To be continued.

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Thanks for the tip, Dr., I just got it online. Yet, I definitely learned from this review and will came back for the next two parts. Sounds like and excellent choice. R
The country has been divided since its beginning. The 3 founding fathers you mentioned were the ones who:

1. Were the head of the theist sect in the country
2. Supported financial institutions
3. Supported strong national defense (standing armies)

Jefferson, Madison and Franklin were generally opposed to them at every turn (Franklin desperately wanted to put the abolishment of slavery into the constitution, but he knew it would be impossible to ratify it with that provision in it).

The only thing they all agreed on is the concept of "constant revolution" and that a previous generation should not be allowed to govern the rights of the generation that came after it.

Unfortunately, we've lost even that little bit of renegade thought in this country, and look where we are because of it.

(I just got into this with someone else earlier today - incremental change doesn't work...all change comes because one person is willing to fight and die for it, even the "peaceful" ones like Ghandi and MLK...)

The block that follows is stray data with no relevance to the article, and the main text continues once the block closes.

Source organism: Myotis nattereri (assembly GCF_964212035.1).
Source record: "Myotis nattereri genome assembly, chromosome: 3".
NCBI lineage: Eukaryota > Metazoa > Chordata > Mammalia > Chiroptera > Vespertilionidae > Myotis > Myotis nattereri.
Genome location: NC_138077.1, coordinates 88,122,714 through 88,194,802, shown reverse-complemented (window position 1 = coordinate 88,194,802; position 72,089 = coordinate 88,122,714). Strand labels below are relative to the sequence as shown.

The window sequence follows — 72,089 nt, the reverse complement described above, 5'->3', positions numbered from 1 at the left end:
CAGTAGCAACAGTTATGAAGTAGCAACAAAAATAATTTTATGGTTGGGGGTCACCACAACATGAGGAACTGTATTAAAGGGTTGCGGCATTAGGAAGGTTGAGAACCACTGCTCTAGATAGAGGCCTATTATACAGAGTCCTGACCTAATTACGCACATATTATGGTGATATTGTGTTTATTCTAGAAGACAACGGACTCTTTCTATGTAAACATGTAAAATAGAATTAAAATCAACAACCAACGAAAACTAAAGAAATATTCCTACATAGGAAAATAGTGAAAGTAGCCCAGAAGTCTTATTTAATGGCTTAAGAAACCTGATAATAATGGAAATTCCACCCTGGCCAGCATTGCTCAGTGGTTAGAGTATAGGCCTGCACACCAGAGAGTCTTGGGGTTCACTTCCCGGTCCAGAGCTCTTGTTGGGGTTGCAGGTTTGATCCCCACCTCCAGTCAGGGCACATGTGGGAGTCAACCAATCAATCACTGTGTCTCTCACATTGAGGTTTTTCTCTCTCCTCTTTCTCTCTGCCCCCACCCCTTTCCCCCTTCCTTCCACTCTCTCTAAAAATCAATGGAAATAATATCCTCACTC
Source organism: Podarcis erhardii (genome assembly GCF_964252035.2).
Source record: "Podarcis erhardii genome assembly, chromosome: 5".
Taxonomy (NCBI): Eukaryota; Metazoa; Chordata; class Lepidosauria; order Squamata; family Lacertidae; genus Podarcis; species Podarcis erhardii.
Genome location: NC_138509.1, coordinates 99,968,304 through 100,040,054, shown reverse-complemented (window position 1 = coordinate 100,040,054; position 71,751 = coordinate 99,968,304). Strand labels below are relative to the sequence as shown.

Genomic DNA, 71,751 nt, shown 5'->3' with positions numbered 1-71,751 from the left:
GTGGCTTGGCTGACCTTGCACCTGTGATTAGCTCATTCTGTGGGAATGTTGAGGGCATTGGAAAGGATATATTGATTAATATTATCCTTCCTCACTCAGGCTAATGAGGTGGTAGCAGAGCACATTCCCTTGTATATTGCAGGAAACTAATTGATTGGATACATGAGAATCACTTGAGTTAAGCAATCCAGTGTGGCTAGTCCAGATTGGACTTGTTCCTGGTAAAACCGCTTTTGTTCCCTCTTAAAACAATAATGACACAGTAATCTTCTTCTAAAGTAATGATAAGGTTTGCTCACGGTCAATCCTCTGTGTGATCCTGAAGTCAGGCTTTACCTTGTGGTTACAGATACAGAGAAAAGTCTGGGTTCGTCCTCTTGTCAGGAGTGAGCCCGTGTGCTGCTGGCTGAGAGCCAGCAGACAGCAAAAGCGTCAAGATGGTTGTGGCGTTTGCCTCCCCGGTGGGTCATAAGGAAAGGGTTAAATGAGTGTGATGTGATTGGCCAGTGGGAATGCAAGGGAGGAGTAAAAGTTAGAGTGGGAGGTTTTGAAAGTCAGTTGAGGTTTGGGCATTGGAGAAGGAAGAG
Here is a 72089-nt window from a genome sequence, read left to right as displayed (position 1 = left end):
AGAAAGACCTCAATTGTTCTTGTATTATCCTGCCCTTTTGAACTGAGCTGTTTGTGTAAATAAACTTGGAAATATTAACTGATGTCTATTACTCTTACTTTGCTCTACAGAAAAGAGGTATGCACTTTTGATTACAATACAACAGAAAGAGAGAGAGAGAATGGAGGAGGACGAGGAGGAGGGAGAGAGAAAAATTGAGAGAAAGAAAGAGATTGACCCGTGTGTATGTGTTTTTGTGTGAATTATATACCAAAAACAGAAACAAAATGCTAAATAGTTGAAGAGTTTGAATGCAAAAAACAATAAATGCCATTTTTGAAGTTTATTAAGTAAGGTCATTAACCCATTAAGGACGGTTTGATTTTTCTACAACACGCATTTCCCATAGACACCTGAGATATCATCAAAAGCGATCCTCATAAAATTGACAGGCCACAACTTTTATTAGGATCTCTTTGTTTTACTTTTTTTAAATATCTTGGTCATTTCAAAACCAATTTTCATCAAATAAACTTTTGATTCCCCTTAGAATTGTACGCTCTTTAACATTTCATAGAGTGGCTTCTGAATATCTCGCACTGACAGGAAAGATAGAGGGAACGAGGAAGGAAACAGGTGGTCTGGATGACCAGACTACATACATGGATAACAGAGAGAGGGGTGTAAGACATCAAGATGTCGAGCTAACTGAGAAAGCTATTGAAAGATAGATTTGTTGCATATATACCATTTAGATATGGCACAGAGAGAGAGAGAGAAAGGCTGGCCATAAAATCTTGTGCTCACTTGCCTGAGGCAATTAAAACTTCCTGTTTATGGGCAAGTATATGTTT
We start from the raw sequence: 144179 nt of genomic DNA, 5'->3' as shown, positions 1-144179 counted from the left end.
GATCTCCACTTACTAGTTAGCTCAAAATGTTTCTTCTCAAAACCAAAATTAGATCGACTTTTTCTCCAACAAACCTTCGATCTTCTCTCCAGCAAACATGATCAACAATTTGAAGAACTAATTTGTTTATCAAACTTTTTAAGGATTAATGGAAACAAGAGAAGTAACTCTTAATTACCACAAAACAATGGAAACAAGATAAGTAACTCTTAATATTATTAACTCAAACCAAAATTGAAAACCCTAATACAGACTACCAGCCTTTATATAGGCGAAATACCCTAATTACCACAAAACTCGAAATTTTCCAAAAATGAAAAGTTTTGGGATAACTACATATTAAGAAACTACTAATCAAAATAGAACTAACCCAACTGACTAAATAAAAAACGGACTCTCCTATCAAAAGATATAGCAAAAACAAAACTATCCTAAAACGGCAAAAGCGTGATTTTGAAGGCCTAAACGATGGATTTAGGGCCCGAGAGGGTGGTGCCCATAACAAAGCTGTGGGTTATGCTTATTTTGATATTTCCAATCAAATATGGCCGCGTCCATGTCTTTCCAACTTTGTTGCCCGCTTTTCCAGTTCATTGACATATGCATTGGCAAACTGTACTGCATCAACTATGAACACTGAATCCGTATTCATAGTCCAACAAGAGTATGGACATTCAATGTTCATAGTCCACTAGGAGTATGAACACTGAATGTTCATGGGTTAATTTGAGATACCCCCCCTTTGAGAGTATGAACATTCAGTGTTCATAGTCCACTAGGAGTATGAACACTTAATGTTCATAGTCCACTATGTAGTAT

Thoth, I'm thrilled you got the book. You will love it! I could only skim the high points in a review.

Malcolm, very interesting background. Is my recollection correct that theists believed in the "watchmaker" model of God (i.e. he creates the watch, winds it up and then walks away)?

The point Russell makes is that most American advocates for political reform were social conservatives when it came to correcting the behavior of the working classes. Franklin may have been antislavery, but based on his writings, he seems to have sided with John and Sam Adams and Hamilton on the work ethic. "Poor Richard's Almanac" was full of aphorisms counseling Americans to work all hours of the day to achieve dignity and respect.